If you block or impede airflow to these components and do not allow cool air to reach the compressor (the black bottle looking thing at the back) you will kill your fridge freezer. For sure. It is a stone eyed certainty.
Often on American fridge freezers the condenser unit will actually be mounted in the base, making not blocking that grill at the front an even more important concern and the compressor will be cooled using a fan which will almost always double to feed or draw air across the condenser. Although they may differ in the actual execution, the proess is usually very similar to the way shown in the image above.
Obviously it is absolutely critical that this airflow is not blocked.
So, every now and again and, we know this sounds daft, you need to take that front grill off and hoover the dust away as if there is too much dust and dirt in there it will block up the airflow and, dead fridge. People with dogs and cats beware as these areas are great collectors of animal hair. Asides which, it's good to keep these areas clean for hygiene reasons.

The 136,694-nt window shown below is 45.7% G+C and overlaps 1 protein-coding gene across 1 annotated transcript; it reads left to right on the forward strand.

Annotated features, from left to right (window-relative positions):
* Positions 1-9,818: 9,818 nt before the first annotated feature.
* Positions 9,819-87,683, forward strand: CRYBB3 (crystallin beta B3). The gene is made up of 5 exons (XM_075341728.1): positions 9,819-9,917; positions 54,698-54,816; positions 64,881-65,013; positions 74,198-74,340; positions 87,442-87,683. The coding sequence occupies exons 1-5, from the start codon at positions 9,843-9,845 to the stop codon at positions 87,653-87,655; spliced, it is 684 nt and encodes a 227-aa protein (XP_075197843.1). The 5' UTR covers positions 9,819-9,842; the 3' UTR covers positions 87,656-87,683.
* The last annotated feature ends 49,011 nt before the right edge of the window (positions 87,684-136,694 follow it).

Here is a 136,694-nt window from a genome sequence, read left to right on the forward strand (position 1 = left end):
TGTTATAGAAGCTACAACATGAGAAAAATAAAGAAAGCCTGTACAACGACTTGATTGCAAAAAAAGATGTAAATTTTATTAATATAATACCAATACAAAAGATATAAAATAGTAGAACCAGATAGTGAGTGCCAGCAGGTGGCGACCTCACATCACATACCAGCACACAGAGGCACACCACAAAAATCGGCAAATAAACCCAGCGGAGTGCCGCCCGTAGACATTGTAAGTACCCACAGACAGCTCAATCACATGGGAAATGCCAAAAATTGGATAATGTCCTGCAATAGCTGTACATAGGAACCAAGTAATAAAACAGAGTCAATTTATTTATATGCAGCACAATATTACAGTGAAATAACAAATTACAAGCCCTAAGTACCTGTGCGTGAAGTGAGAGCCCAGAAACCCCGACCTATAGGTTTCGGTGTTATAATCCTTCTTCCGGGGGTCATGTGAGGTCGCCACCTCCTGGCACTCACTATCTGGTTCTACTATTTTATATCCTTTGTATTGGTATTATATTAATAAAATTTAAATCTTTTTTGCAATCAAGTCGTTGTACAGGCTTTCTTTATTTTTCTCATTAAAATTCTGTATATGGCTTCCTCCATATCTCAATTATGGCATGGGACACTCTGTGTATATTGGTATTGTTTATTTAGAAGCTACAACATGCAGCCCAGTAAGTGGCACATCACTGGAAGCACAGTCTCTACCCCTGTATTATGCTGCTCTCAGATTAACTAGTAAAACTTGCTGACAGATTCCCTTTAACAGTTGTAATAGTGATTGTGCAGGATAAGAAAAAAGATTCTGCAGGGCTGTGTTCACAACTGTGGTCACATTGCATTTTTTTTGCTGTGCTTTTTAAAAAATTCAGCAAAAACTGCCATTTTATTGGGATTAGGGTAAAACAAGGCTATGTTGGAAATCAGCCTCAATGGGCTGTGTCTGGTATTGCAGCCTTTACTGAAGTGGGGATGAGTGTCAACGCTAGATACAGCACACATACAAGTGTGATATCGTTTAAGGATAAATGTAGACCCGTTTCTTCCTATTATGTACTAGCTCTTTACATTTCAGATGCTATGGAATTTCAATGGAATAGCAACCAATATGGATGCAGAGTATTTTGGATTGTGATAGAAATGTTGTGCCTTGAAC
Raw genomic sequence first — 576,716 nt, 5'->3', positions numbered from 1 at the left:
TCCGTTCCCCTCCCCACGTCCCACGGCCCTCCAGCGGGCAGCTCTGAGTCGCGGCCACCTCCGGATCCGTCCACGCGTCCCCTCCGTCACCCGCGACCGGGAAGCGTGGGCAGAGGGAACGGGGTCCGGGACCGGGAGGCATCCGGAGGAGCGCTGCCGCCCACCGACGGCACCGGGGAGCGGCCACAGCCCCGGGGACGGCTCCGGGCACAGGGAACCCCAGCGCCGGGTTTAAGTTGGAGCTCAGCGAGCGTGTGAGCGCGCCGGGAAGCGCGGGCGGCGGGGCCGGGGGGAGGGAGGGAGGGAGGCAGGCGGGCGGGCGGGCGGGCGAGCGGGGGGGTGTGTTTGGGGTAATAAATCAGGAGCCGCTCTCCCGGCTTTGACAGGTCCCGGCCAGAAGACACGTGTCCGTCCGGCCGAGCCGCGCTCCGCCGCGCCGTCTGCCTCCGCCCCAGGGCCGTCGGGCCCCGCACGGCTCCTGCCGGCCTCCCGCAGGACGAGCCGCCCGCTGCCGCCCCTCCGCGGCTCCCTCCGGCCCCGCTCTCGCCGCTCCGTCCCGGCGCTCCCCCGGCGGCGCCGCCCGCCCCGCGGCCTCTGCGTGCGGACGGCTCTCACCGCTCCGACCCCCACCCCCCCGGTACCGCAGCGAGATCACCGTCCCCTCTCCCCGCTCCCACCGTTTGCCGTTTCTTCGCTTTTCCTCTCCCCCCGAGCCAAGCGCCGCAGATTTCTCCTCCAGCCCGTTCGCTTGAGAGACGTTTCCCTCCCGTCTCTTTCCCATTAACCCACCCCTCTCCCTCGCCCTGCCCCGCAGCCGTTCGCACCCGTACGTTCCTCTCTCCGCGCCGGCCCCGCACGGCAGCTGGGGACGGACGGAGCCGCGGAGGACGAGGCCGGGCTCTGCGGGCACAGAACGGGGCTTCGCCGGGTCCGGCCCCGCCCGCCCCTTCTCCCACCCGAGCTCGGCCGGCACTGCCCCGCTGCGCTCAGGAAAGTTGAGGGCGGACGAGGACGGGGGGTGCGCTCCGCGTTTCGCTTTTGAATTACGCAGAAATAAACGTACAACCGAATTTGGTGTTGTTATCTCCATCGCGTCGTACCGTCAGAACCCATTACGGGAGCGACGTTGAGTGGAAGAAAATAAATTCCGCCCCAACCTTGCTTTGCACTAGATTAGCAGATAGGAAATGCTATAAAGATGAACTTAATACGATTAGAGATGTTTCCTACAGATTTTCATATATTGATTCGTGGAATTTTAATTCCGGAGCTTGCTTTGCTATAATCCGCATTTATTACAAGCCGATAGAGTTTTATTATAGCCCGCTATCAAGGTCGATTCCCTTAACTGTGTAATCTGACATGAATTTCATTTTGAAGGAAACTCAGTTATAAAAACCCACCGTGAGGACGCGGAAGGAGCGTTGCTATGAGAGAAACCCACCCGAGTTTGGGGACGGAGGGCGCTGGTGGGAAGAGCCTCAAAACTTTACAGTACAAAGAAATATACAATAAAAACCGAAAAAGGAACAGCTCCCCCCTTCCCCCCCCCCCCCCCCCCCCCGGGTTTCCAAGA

This is also the reason why that, in many cases, you will rarely ever see a built in or integrated American fridge freezer as, if this airflow is blocked or impeded in any way the fridge freezer will die.
As we said, often, airflow is everything on American fridge freezers.